Nature and nature’s laws lay hid in night;
God said “Let Newton be” and all was light.
I wonder whether he would have discovered the Law of Universal Gravitation all the same if he had been standing under a coconut tree instead of an apple tree.
(Achille Campanile, The grapes therapy, 1974)
Very few scientists are universally famous like Isaac Newton, the man who stood “on the shoulders of giants” to see further.
Beyond the well-known story of the apple, Newton’s contributions to classical mechanics (laws of motion and of universal gravitation), differential calculus, astronomy and optics actually mark the beginning of the scientific revolution; his Principia (1687) is considered one of the fundamental texts which have had the greatest influence on the following three centuries.
And yet, according to economist John M. Keynes, “Newton was not the first of the age of reason, he was the last magician”.
In 1936, as much as 329 lots of manuscripts by Isaac Newton were auctioned at Sotheby’s. All of them were unpublished and to that moment they had been judged inappropriate for publication.
Their rediscovery caused a scientific earthquake: surprisingly, more than one third of the so-called “Portsmouth Papers” actually dealt with the study of alchemy.
All of a sudden, the figure of Newton as a forerunner of freethinking got dangerously cracked: was the great scientist really obsessed with the search for the philosopher’s stone? Did he really spend years studying the sacred geometry of Solomon’s Temple? Did he really consider himself an individual chosen by God to decode the prophecies contained in the Bible?
After an accurate study of the manuscripts, the scientific community had to answer yes to all these questions, although reluctantly.
From this perspective, the theory of universal gravitation seemed a direct consequence of the alchemical idea that matter is a spiritual and divine substance. Maybe Newton considered the planets’ gravitational pull as an evidence of the existence of an Anima Mundi, or of God’s will...
All of a sudden the totality of his achievements took on a different meaning, pervaded by mystical purposes and aiming at a recovery of ancient wisdom.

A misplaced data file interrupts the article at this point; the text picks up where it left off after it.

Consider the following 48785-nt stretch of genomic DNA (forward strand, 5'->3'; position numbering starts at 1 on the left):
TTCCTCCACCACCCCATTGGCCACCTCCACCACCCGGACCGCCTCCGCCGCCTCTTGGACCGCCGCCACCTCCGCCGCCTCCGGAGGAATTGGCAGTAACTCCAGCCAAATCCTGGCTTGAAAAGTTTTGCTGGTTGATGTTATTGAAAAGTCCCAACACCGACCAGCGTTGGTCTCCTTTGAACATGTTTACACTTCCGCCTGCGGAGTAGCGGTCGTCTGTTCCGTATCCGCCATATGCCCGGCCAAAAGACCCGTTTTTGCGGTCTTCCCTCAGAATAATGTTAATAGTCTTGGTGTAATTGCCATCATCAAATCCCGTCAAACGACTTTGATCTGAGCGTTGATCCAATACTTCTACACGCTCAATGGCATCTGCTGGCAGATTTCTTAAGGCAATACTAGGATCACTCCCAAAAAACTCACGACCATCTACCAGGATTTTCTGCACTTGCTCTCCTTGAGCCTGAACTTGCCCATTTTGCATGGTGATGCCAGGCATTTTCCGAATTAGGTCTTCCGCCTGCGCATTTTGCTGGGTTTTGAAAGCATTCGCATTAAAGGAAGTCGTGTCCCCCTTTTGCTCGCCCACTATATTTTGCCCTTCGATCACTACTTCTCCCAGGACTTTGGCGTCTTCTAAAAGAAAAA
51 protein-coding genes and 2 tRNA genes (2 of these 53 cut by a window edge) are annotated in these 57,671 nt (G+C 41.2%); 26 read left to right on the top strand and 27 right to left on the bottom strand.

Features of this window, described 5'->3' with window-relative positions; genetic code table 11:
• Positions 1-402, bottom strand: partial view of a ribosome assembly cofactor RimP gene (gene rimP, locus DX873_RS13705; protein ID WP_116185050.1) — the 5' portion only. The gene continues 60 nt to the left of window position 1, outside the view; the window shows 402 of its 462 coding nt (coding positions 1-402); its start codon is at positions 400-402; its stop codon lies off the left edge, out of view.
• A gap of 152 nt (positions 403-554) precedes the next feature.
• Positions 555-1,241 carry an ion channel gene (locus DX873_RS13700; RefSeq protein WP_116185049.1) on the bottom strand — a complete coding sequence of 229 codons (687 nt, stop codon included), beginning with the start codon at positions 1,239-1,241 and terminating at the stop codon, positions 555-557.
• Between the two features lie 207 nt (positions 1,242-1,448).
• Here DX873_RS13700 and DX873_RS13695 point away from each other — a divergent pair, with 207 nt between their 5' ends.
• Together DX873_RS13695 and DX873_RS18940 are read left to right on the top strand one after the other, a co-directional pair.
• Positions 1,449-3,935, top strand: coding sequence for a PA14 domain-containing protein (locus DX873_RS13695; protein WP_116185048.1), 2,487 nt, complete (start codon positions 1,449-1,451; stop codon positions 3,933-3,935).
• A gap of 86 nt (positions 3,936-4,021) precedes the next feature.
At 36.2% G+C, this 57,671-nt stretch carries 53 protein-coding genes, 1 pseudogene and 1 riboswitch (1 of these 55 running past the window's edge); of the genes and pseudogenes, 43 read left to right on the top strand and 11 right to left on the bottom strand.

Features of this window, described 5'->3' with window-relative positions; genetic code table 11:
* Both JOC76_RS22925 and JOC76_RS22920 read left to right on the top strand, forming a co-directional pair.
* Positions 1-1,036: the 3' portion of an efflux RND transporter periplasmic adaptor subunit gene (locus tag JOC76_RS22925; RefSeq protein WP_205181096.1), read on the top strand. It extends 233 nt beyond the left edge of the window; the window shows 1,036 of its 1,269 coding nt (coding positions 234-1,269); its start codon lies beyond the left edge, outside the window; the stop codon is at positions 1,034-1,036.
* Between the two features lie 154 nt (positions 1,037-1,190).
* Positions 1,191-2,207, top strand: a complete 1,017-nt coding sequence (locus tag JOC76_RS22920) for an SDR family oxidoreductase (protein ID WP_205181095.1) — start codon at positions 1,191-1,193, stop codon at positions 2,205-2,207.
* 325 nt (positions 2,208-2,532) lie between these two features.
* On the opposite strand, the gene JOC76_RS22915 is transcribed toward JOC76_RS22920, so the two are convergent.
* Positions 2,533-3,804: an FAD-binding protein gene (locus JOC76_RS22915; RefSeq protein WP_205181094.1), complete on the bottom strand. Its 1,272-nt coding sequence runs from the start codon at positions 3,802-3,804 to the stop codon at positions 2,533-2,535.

At first people were comprehensibly bewildered, then they started to try and understand more. Like a watermark under the face of the pioneer in science, another figure gradually appeared: the more enigmatic and complex figure of a man intrinsically connected with his time, the Seventeenth century.
There aren’t actually two sides of Newton, the enlightened one and the esoteric one. There is just one side: his fascination with secret doctrines can’t be separated from his rational approach. Even in his occultist writings, he never gave up the rigour and the instruments of mathematics and in this sense his work is part of the transition that over time would deprive alchemy of its mystical-symbolical equipment and transform it into modern chemistry.
The “scandal” of Newton’s esoteric studies therefore doesn’t really undermine the importance of his intuitions. It frames them within a context that has been underestimated by historians for a long time: the context of a century that didn’t differentiate between science, art, superstition and theology, and in which all those who were committed to discover the laws of the universe defined themselves as natural philosophers.
And it reminds us that it is a mistake to presume we can understand the past with the categories of the present.